After submitting my essay, I did not hear from the editors. I immediately assumed the worst, that hours of six weekends spent inside the library were wasted. But I did not question nor challenge their silence.

Months passed. I received a galley proof of the essay I wrote. I shared it with my husband, who is also my colleague and editor. This time, he read my account, but gave an opposite view on what Gaerlan offered.

We sat down to discuss the two divergent points of view. Gaerlan argued that Western colonization ushered my ancestors into modernity through a discovery of science and technology, while Teodoro Agoncillo and Milagros Guerrero’s History of the Filipino people described T.H. Pardo de Tavera as a firm believer in the superiority of American culture.

So enamored was de Tavera of the Americans that he advocated for the complete Americanization of the Filipino people and the adoption of the English language. He believed that English should be “ extended and generalized in the Philippines, in order that through its agency, the American spirit may take possession of us and that we may adopt its principles, its political customs, and its peculiar civilizations that our redemption may be complete and radical."

In short, Filipinos became little brown brothers for the United States. Believing that resistance was futile, de Tavera worked for a “ collaboration with America, and for the future admission of the Philippines as a state in the American union."

In fact, de Tavera in “ El Sanscrito en la lengua Tagalog “ catalogued more than 340 Sanskrit words in the Tagalog language, signifying “ intellectual acts, moral precepts, emotions, superstitions, names of deities, of plants, numerals, a higher order, botany, war, titles and dignitaries." These terms are indicative of the complexities of an emerging modern nation, before the 16th century. However, he missed the significance of his archival research and instead disdained Tagalog as “paralyz[ing] rather than promot[ing] progress “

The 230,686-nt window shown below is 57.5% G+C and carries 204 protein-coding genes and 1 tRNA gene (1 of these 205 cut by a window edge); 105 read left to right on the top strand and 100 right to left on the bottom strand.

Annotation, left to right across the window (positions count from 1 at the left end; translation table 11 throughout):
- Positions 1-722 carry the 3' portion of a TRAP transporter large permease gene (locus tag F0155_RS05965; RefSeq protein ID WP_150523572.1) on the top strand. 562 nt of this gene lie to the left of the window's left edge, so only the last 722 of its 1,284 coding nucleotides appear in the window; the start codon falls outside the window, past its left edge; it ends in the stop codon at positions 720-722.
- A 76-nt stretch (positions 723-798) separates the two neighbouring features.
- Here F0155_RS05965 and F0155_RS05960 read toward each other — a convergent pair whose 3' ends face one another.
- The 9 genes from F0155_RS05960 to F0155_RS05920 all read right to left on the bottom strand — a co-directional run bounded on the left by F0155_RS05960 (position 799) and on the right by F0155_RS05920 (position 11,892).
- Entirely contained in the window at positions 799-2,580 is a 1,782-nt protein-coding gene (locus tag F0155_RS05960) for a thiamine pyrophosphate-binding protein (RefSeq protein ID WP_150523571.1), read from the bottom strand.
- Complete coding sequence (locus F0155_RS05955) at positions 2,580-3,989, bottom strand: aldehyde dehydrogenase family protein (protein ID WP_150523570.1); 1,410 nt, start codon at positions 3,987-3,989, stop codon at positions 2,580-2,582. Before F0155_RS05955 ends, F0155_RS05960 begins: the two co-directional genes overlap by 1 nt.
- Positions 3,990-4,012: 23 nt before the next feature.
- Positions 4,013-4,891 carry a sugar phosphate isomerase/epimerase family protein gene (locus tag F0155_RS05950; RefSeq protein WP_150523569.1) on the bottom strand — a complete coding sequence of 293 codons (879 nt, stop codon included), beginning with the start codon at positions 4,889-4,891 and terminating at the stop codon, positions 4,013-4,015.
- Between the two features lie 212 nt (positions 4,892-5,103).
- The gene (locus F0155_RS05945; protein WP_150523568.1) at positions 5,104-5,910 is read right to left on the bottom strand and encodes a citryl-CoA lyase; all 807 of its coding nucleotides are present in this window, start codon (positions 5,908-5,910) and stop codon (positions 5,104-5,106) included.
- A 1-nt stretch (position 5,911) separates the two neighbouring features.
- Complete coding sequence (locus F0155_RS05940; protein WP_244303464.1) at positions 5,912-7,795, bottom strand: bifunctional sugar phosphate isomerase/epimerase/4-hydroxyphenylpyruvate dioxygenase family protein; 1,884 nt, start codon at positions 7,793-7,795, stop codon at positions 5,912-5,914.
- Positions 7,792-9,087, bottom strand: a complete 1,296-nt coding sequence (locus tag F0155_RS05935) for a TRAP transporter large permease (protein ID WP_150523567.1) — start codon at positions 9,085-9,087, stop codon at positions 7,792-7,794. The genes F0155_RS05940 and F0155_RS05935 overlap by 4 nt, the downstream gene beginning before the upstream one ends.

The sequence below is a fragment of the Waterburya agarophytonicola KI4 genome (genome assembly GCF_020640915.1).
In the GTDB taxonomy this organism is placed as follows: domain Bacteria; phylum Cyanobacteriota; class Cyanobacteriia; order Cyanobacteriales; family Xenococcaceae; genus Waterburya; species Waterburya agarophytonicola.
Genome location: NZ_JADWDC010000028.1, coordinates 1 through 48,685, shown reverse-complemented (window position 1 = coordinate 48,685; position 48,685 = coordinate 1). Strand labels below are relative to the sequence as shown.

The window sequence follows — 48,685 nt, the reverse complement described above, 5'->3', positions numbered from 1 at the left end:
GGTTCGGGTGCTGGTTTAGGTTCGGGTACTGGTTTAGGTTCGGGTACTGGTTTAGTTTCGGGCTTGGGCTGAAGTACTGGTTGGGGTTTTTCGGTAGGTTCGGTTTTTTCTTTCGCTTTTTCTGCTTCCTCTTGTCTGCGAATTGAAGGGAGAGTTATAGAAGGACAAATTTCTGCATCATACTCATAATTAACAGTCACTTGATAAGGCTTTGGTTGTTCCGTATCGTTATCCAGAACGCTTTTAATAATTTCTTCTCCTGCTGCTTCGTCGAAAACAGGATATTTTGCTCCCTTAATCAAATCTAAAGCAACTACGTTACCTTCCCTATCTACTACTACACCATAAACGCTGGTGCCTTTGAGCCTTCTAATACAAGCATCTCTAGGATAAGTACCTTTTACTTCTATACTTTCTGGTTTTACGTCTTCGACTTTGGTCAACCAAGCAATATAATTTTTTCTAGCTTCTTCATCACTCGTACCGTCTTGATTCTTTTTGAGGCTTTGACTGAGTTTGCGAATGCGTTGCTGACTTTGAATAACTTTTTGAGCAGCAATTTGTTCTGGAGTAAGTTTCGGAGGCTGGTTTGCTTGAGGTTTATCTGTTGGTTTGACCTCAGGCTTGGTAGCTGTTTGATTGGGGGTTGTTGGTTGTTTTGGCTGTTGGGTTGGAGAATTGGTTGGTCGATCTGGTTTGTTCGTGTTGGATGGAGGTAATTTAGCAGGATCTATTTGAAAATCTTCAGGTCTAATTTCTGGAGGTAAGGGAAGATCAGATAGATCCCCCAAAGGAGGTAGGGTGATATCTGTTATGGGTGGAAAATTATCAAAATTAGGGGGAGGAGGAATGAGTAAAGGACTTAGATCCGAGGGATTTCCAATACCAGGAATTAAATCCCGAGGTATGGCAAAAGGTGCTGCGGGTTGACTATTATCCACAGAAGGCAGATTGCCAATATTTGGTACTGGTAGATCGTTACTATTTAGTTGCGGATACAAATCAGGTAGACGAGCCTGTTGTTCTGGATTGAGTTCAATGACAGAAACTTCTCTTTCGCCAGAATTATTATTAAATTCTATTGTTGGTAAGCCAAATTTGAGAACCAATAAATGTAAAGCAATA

What Gaerlan failed to appreciate is that de Tavera expressed disdain of his own native language. In fact, as cited by Resil Mojares, de Tavera himself chronicled in his 1920 address “The Heritage of Ignorance" his sentiments. So contemptuous was de Tavera of his native language that he criticized the literature of corridos, pasyon and novenas for fostering a belief system that “paralyzes rather than promotes progress."

Little did he know of the literary significance and vibrant Filipino imagination that were reflected in these diverse types of literary expressions.

Hence, rather than being a promoter of progress and modernity, as Gaerlan contends, de Tavera was reactionary and a collaborator of colonialism.

De Tavera failed to appreciate the creativity and sense of higher self of his fellowmen, as depicted in these literary expressions.

From that experience, I realized doing research paid lots of dividends. It allowed me to scrutinize different perspectives and to fully appreciate historical accounts and facts. I discovered our pre-colonial heritage, spanning several centuries, in its full magnificence.

As Janet Abu-Lughod once said, “ Western scholars not only begin the narrative 'too late' but they take only partial testimony, thereby biasing the reconstructed account. At the minimum, 'making up history' requires at least two types of persons working together, the archivists and the synthesizers."

It was through research that I learned that I was only partially right in the historical role of T.H. Pardo de Tavera. True enough, he ushered Filipinos into modernity, as Gaerlan asserts, but it was also true that de Tavera believed in the superiority of the Americans.

If I had not been sufficiently intrigued by what I read from Gaerlan’s essay and NVM Gonzalez' mentoring, I would not have found my muse, nor would have I taken the time to learn more about my history. I would've never discovered the true legacy of our ancestors.

NVM Gonzalez gave me a gift, one that I intend to pass on to the next generations. And likewise Barbara -- for without her essay and her new interpretation, I would not have prodded further and would not have done an intensive archival research. Now, I realize its importance.

I hope to see new fruits in 2010, borne from your writings, my dear readers.